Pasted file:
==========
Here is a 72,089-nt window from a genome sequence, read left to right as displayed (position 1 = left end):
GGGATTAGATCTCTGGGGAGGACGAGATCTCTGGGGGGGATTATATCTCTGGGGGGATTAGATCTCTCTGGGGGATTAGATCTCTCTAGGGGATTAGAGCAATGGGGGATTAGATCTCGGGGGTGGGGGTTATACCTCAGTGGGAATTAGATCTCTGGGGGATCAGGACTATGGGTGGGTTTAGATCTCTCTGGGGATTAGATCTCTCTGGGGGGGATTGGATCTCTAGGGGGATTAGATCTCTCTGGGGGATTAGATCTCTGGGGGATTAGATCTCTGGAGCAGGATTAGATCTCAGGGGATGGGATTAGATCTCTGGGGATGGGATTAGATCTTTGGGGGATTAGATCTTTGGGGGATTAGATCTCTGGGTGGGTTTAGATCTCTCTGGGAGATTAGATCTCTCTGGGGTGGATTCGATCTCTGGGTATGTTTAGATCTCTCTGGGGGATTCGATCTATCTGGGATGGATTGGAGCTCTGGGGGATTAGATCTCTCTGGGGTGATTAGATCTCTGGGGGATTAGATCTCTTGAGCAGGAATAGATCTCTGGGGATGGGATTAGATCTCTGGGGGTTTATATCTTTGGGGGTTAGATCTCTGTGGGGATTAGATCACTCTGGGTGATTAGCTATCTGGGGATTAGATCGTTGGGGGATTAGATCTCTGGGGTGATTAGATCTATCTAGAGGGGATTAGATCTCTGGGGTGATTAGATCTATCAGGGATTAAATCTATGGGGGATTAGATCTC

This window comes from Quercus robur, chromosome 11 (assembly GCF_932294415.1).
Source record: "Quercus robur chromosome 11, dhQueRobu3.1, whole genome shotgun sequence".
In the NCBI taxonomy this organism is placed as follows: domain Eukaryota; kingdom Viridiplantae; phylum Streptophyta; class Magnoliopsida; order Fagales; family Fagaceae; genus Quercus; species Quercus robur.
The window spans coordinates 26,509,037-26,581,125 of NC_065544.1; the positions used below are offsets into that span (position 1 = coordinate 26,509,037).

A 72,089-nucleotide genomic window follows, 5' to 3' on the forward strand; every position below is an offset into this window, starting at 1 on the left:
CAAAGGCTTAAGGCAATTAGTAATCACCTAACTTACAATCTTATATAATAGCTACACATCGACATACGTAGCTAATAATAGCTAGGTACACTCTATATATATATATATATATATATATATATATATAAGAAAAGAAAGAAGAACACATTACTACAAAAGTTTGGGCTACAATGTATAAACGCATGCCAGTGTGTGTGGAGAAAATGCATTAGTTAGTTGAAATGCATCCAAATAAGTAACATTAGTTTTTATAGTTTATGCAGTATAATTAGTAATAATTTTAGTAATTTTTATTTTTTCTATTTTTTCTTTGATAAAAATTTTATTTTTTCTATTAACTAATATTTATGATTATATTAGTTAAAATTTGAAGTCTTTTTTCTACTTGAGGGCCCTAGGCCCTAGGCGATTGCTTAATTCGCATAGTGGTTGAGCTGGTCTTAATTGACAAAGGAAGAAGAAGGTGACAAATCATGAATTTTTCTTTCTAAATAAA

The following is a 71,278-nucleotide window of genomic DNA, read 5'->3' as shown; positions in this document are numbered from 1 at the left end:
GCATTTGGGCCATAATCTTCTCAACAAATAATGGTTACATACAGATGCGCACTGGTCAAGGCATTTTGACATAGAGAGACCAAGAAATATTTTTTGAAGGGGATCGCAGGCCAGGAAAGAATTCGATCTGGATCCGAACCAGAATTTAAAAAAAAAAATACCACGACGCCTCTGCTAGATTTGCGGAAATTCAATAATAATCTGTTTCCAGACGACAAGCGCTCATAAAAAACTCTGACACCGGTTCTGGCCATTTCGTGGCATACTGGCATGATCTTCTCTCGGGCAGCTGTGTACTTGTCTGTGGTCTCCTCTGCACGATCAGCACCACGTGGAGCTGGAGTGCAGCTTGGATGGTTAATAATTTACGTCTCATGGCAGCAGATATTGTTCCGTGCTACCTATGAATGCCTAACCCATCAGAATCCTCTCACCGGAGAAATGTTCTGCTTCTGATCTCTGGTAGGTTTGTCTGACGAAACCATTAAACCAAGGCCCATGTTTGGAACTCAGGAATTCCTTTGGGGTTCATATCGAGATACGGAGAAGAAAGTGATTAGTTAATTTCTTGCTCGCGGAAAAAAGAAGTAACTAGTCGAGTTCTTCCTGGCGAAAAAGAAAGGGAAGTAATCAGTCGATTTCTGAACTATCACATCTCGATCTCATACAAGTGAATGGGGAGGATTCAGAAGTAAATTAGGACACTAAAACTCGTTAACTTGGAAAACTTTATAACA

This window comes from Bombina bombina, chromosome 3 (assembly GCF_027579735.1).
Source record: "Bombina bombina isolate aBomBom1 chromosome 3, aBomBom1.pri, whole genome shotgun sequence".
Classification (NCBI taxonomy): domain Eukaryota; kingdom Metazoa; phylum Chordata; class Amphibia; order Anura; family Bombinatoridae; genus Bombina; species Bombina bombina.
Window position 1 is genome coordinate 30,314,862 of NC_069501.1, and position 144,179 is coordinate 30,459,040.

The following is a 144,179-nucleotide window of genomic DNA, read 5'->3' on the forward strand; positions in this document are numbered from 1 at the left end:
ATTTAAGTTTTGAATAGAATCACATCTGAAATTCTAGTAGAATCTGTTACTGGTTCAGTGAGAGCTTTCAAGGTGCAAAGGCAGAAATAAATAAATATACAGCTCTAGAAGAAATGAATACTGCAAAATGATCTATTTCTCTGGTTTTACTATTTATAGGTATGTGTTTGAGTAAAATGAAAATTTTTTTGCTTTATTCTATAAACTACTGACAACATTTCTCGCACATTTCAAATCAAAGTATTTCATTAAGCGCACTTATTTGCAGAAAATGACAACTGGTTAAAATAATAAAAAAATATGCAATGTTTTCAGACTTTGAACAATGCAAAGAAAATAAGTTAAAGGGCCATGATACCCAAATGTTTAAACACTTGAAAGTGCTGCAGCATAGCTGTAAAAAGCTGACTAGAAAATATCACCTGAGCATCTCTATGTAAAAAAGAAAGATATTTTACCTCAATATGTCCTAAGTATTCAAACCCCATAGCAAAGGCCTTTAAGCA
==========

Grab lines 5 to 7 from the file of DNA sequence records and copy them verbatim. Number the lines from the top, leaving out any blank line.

In the NCBI taxonomy this organism is placed as follows: domain Eukaryota; kingdom Viridiplantae; phylum Streptophyta; class Magnoliopsida; order Fagales; family Fagaceae; genus Quercus; species Quercus robur.
The window spans coordinates 26,509,037-26,581,125 of NC_065544.1; the positions used below are offsets into that span (position 1 = coordinate 26,509,037).

A 72,089-nucleotide genomic window follows, 5' to 3' on the forward strand; every position below is an offset into this window, starting at 1 on the left: